7. Kabutomori O, Kanakura Y, Watani Y. Movement of toxic granulation neutrophils and C-reactive protein in inflammatory processes. Am J Med 2002; 112: 595-596. [ Links ]
8. Kawakami M, Tsutsumi H, Kumakawa T, et al. Levels of serum granulocyte colony-stimulatin factor in patients with infections. Blood 1990, 76: 1962-1964. [ Links ]
9. Struzyna J, Pojda Z, Braun B, Chomicka, Sobiczewska E, Wremel J. Serum cytokine levels (IL-4, IL-6, IL-8, G-CSF) in burned patients. Burns 2000; 21(6): 437-440. [ Links ]
10. Pepys MB, Hirschfield. C-reactive protein: a critical update. J Clin Invest 2003; 111: 1805-1812. [ Links ]
11. Heney D, Lewis IJ, Evans SW, Banks R, Bailey CC, Whicher JT. Interleukin-6 and its relationship to C-reactive protein and fever in children with febrile neutropenia. J Infect Dis 1992; 165: 886-890. [ Links ]
12. Katz JA, Mustafa MM, Bash RO, Cash JV, Buchanan GR. Value of C-reactive protein determination in the initial diagnostic evaluation of the febrile, neutropenic child with cancer. Pediatr Infect Dis J 1992; 11: 708-712. [ Links ]
13. Engel A, Mack E, Kern P, Kern WV. An analysis of interleukin-8, interleukin-6 and C-reactive protein serum concentrations to predict fever, Gram-negative bacteraemia and complicated infection in neutropenic cancer patients. Infection 1998; 26: 213-221. [ Links ]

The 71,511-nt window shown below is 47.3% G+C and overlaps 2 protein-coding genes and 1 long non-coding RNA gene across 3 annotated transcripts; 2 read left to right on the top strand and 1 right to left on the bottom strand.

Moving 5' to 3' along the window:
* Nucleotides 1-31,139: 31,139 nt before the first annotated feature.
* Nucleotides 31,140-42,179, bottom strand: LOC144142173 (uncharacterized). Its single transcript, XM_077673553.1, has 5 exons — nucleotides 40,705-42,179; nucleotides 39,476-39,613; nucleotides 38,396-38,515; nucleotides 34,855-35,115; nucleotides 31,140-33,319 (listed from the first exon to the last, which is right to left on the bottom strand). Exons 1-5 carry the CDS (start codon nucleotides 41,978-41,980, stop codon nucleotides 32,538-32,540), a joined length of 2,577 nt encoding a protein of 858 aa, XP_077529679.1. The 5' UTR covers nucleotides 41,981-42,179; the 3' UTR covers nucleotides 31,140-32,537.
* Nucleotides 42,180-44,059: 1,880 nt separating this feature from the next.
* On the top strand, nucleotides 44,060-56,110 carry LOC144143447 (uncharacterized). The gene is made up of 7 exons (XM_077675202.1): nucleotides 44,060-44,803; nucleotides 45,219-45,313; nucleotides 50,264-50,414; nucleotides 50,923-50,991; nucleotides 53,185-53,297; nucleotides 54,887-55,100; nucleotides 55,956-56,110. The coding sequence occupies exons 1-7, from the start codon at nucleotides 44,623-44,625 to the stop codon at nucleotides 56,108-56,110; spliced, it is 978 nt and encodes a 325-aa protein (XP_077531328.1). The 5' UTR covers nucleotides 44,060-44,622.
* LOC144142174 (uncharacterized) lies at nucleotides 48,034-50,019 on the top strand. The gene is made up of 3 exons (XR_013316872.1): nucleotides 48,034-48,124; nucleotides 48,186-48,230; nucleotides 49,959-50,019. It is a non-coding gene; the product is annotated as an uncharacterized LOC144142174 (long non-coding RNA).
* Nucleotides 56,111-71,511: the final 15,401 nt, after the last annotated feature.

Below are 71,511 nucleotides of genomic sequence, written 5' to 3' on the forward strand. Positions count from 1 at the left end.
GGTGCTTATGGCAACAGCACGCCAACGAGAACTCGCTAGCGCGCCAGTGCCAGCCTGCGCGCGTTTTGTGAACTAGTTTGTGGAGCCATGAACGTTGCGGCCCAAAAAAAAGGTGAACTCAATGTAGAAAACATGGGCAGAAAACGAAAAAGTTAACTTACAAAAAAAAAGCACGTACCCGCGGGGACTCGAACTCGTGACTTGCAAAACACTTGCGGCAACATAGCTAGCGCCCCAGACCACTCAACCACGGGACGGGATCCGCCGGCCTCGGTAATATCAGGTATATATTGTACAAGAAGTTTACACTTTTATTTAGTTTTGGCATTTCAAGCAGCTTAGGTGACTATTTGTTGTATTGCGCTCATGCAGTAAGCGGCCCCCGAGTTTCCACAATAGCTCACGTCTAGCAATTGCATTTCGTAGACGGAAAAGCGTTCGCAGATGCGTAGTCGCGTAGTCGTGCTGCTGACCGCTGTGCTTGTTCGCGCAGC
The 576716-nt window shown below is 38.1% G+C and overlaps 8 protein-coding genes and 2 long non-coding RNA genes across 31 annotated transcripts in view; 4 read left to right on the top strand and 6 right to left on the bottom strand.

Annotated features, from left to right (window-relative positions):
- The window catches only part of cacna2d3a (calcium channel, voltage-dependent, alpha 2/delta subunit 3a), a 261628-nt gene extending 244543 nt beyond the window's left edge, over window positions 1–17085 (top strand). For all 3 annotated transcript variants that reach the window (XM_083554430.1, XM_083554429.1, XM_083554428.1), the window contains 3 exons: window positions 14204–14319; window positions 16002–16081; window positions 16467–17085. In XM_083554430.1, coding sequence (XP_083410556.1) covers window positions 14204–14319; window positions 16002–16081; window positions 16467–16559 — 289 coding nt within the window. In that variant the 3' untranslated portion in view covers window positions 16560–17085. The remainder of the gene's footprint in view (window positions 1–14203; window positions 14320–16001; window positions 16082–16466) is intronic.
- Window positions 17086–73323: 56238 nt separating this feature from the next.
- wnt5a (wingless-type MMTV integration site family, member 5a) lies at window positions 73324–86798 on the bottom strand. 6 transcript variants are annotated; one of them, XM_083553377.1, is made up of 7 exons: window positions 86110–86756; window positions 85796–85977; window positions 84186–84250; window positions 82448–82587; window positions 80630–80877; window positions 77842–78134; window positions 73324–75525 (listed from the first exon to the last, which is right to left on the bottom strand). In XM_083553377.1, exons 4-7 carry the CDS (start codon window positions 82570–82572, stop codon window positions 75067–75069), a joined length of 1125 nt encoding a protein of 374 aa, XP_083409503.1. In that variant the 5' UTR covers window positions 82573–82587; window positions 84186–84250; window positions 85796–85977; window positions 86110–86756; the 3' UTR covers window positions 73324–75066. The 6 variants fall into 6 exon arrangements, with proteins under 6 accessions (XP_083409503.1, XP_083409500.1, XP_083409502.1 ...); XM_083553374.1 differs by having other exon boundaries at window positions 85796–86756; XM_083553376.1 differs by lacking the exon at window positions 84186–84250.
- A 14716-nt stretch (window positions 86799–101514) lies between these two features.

14. Lehrnbecher T, Venzon D, de Haas M, Chanock SJ, Kuehl J. Assessment of measuring circulating levels of interleukin-6, interleukin-8, C-reactive protein, soluble Fc gamma receptor type III, and mannose-binding protein in febrile children with cancer and neutropenia. Clin Infect Dis 1999; 29: 414-419. [ Links ]
15. Fischer CL, Gill C, Forrester MG, et al. Quantitation of ''acutephase proteins'' postoperatively. Value in detection and monitoring of complications. Am J Clin Pathol 1976; 66: 840e6. [ Links ]
16. Seebach JD, Morant R, Ruegg R, Seifer LB, Fehr J. The diagnostic value of the neutrophil left shift in predicting inflammatory and infectious diseases. Am J Clin Pathol 1997; 107: 582-591. [ Links ]
17. Liu CH, Lehan C, Speer ME. Early detection of bacteremia in an outpatient clinic. Pediatrics 1985; 75: 827-831. [ Links ]
18. Mathy K, Koeptke JA. The clinical usefulness of segmented vs slab neutrophil criteria for differential leukocyte count. Am J Clin Pathol 1979; 6: 947-958. [ Links ]
19. Benez EI. Hematologic response to acute inflammation: the band neutrophil revisited. Tex Med 1990; 86: 26-28. [ Links ]
20. Hoyer ID. Leucocyte differential. Mayo Clin Proc 1993; 86: 26-28. [ Links ]
21. Pepys MB, Hirschfield M. C-reactive protein: a critical update. J Clin Invest 2003; 111: 1805-1812. [ Links ]
22. Hoffbrand AV, Catovsky D, Tuddenham EGD. Postgraduate Haematology. 5th ed. Oxford, UK: Blackwell Publishing, 2005: 286. [ Links ]
Accepted 17 February 2010.
Corresponding author: A van de Vyver (firstname.lastname@example.org)